I stand with Julian Assange. But I think his case took a turn for the worse this week.

First, to recapitulate: Julian Assange has not been charged with any crime in Sweden. This ridiculous situation is the result of a Swedish prosecutor refusing to interview him about alleged sexual misconduct, in a case that is very thin. Assange has reasons to fear that Sweden might surrender him to the US, where a Grand Jury is preparing his case. Sweden has handed over people to the CIA without prior judicial process on an earlier occasion. And the Wikileaks whistleblower Chelsea Manning has been sentenced to 35 years in prison.

The situation for Julian Assange looks very much like that of a political dissident kept under house arrest.

Article 9 in The UN Universal Declaration of Human Rights reads “No one shall be subjected to arbitrary arrest, detention or exile.”

This declaration has been signed by Sweden as well as the United Kingdom. Now a UN panel under the Human Rights Commissioner has ruled that the way Assange is treated is in breach of this central principle. It is the same panel that e.g. took on the case of Aung San Suu Kyi. Usually, these rulings are held in high. But this time, the shoe seems to be on the other foot. Clearly the UK and Sweden only honor the UN panel when they are not the culprits.

Never the less, this has been lost on most people. It’s all too complicated and sublime.

The British and Swedish governments, on the other hand, only had to deliver simple one-liners. The UK foreign secretary Philip Hammond brands the UN panel’s ruling “ridiculous”. The Swedish government’s line is that this will not change anything.

Also, some media has deemed the UN approach as nonsensical. Remember, it’s simply not enough to be right — if this cannot be communicated in a way that makes an impact.

In practice, very little has changed. And the case against Assange will stay open until August 2020.

Somehow, I have a feeling that the UK, Sweden and the US feel rather content having Julian Assange in limbo at the Ecuadorean embassy in London. There his actions will be limited. And with an open investigation on alleged sex crimes, his reputation will stay tarnished. All of this having a negative impact on Wikileaks possibilities to expose wrongdoings and the dirty little secrets of the power elites.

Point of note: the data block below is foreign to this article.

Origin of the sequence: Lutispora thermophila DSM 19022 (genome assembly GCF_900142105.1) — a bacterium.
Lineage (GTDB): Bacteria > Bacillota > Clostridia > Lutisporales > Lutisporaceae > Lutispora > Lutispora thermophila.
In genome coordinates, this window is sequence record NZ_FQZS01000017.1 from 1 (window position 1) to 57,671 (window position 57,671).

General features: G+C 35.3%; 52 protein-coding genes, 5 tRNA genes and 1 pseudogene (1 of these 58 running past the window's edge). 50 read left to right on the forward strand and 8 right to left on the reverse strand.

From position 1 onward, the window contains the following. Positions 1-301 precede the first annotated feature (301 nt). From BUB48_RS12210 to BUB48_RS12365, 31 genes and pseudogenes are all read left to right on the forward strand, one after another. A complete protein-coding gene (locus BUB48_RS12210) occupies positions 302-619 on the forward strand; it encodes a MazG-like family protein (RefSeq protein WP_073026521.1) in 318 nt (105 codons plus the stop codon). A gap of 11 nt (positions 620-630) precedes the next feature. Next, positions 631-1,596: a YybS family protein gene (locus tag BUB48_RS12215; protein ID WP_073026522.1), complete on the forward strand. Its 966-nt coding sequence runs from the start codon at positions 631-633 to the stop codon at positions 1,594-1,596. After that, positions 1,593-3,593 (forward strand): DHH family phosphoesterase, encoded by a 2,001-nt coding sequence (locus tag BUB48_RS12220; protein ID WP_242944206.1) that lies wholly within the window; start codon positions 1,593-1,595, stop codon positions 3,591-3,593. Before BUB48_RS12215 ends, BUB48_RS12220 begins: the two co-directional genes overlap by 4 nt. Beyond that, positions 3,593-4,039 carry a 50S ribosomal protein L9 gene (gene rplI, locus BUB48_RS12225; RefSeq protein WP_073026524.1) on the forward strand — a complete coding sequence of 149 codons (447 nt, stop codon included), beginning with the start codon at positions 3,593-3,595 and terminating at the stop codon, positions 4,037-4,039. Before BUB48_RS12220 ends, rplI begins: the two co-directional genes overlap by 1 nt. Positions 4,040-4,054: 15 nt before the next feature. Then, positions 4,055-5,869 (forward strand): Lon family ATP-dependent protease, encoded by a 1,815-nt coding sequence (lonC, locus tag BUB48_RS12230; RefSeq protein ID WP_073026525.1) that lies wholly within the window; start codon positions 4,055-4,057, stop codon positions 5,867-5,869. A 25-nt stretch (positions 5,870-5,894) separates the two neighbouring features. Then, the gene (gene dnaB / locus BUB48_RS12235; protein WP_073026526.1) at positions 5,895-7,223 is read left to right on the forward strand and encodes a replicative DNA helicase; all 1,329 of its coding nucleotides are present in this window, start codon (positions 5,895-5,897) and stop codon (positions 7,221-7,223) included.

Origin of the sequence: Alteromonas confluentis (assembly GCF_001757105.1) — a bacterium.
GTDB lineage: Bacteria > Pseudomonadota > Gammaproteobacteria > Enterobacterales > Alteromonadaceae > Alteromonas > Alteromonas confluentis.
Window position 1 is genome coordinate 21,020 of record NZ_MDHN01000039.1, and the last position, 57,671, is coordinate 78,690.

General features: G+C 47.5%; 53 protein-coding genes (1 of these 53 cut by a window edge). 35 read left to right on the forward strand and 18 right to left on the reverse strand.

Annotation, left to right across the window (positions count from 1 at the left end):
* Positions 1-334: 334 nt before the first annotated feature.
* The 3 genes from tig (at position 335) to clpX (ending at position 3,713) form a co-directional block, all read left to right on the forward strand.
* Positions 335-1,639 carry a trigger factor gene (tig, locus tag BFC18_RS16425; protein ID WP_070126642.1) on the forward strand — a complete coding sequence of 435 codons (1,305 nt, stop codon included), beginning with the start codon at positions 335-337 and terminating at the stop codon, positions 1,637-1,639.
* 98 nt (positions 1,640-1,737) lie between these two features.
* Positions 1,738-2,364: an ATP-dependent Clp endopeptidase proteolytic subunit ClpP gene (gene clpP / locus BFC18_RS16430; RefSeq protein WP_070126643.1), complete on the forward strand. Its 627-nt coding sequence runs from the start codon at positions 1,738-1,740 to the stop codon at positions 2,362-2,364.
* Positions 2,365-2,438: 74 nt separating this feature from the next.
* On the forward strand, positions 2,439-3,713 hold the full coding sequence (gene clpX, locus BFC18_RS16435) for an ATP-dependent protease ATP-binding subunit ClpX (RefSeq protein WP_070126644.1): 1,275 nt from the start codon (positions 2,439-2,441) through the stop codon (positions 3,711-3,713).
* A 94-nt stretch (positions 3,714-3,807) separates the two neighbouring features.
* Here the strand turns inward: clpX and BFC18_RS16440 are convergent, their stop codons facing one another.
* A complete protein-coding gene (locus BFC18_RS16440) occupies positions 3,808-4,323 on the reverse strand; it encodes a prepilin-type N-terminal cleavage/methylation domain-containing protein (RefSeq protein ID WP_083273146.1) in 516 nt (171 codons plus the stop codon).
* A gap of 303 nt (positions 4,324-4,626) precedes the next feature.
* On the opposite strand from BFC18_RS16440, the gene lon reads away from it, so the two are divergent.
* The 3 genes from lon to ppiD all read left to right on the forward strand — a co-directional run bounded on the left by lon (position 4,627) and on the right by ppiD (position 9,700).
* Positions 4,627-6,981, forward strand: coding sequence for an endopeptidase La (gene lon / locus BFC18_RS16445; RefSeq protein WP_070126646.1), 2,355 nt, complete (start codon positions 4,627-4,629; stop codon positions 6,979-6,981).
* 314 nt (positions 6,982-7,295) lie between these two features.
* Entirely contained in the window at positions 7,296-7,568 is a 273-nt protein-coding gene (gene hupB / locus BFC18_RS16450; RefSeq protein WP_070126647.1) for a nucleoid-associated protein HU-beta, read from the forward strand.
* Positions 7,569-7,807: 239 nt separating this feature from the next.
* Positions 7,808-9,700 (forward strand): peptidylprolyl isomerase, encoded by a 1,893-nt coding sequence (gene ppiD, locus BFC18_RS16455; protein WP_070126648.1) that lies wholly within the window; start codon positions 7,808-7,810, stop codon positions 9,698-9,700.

That is exactly why the UN panel’s report is relevant.


Affidavit of Julian Paul Assange »



Internets imprisoned and fallen

I feel that I ought to pay tribute to Ian Murdock, father of Linux Debian, former Sun VP and Linux Foundation CTO. And I do, by linking to this piece at ArsTechnica, painting a much better picture than I ever could:

Ian Murdock, father of Debian, dead at 42 — Former Sun VP and Linux Foundation CTO died under suspicious circumstances »

As this, according to Murdock’s tweets appears to be a suicide and me not knowing anything much about the circumstances, my first thought was to leave it there. But the Internet led me on. Apparently there had been some confrontation with the police. (Murdock’s tweets ») And that is a red flag.

Back to Ars Technica:

On Monday at 2:13pm Eastern Time, Murdock apparently posted that he was going to kill himself:

» I’m committing suicide tonight…do not intervene as I have many stories to tell and do not want them to die with me #debian #runnerkrysty67 «

Also on Monday, Murdock wrote a string of posts that indicate he had a confrontation with police. Inquiries to the San Francisco Police Department by Ars went unanswered. Update: Public records indicate Murdock was arrested in San Francisco on December 27 and released on bail, but no details were available on the charges.

Of course, I know nothing about the circumstances. And I shouldn’t speculate. But the story of Aaron Swartz falls into one’s mind. He was a champion for a free and open internet, who actually managed to accomplish things and who stopped harmful political bills. He was prosecuted in a very strange federal case of possible copyright infringements and faced $1 million in fines and 35 years in prison. He declined a plea bargain and shortly after that he killed himself. (Also see the documentary: The Internet’s Own Boy The Story of Aaron Swartz ») There are some disturbing similarities with the Murdock case.